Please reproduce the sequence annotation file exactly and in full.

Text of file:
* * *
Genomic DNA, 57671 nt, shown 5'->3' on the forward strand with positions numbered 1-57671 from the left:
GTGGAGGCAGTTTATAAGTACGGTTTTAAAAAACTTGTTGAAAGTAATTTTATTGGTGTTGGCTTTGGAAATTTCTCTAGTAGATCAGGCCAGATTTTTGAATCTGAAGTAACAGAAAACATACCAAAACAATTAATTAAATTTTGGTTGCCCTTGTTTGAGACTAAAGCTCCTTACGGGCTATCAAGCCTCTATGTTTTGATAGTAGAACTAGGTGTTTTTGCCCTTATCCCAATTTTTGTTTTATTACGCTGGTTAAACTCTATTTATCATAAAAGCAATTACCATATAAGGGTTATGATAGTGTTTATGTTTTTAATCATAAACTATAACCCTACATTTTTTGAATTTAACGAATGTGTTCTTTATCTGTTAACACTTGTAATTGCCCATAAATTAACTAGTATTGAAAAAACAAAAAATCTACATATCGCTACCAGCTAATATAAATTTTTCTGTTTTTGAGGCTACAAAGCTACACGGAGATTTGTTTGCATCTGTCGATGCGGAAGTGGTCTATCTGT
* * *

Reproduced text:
Genomic DNA, 57671 nt, shown 5'->3' on the forward strand with positions numbered 1-57671 from the left:
GTGGAGGCAGTTTATAAGTACGGTTTTAAAAAACTTGTTGAAAGTAATTTTATTGGTGTTGGCTTTGGAAATTTCTCTAGTAGATCAGGCCAGATTTTTGAATCTGAAGTAACAGAAAACATACCAAAACAATTAATTAAATTTTGGTTGCCCTTGTTTGAGACTAAAGCTCCTTACGGGCTATCAAGCCTCTATGTTTTGATAGTAGAACTAGGTGTTTTTGCCCTTATCCCAATTTTTGTTTTATTACGCTGGTTAAACTCTATTTATCATAAAAGCAATTACCATATAAGGGTTATGATAGTGTTTATGTTTTTAATCATAAACTATAACCCTACATTTTTTGAATTTAACGAATGTGTTCTTTATCTGTTAACACTTGTAATTGCCCATAAATTAACTAGTATTGAAAAAACAAAAAATCTACATATCGCTACCAGCTAATATAAATTTTTCTGTTTTTGAGGCTACAAAGCTACACGGAGATTTGTTTGCATCTGTCGATGCGGAAGTGGTCTATCTGT